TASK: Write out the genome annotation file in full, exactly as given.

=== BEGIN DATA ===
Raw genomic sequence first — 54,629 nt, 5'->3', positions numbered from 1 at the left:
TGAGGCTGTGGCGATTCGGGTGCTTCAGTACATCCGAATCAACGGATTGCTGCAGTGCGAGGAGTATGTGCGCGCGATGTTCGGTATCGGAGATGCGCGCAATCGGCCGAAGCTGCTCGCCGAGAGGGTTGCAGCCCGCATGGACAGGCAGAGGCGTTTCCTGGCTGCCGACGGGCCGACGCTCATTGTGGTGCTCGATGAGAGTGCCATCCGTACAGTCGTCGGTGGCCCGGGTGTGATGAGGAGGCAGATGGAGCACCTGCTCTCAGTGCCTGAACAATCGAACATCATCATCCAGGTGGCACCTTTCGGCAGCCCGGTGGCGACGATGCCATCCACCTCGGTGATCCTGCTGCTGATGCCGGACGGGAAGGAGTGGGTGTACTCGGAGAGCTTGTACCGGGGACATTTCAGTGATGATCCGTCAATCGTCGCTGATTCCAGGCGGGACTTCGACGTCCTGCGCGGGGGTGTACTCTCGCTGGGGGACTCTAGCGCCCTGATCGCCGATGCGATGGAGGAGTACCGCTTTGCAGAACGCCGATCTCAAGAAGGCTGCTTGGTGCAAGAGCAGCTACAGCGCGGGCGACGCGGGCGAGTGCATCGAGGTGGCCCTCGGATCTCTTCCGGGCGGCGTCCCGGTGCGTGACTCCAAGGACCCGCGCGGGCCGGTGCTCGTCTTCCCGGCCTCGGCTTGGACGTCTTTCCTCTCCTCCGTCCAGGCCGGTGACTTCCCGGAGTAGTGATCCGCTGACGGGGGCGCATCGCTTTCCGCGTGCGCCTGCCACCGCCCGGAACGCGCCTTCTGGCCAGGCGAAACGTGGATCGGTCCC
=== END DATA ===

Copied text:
Raw genomic sequence first — 54,629 nt, 5'->3', positions numbered from 1 at the left:
TGAGGCTGTGGCGATTCGGGTGCTTCAGTACATCCGAATCAACGGATTGCTGCAGTGCGAGGAGTATGTGCGCGCGATGTTCGGTATCGGAGATGCGCGCAATCGGCCGAAGCTGCTCGCCGAGAGGGTTGCAGCCCGCATGGACAGGCAGAGGCGTTTCCTGGCTGCCGACGGGCCGACGCTCATTGTGGTGCTCGATGAGAGTGCCATCCGTACAGTCGTCGGTGGCCCGGGTGTGATGAGGAGGCAGATGGAGCACCTGCTCTCAGTGCCTGAACAATCGAACATCATCATCCAGGTGGCACCTTTCGGCAGCCCGGTGGCGACGATGCCATCCACCTCGGTGATCCTGCTGCTGATGCCGGACGGGAAGGAGTGGGTGTACTCGGAGAGCTTGTACCGGGGACATTTCAGTGATGATCCGTCAATCGTCGCTGATTCCAGGCGGGACTTCGACGTCCTGCGCGGGGGTGTACTCTCGCTGGGGGACTCTAGCGCCCTGATCGCCGATGCGATGGAGGAGTACCGCTTTGCAGAACGCCGATCTCAAGAAGGCTGCTTGGTGCAAGAGCAGCTACAGCGCGGGCGACGCGGGCGAGTGCATCGAGGTGGCCCTCGGATCTCTTCCGGGCGGCGTCCCGGTGCGTGACTCCAAGGACCCGCGCGGGCCGGTGCTCGTCTTCCCGGCCTCGGCTTGGACGTCTTTCCTCTCCTCCGTCCAGGCCGGTGACTTCCCGGAGTAGTGATCCGCTGACGGGGGCGCATCGCTTTCCGCGTGCGCCTGCCACCGCCCGGAACGCGCCTTCTGGCCAGGCGAAACGTGGATCGGTCCC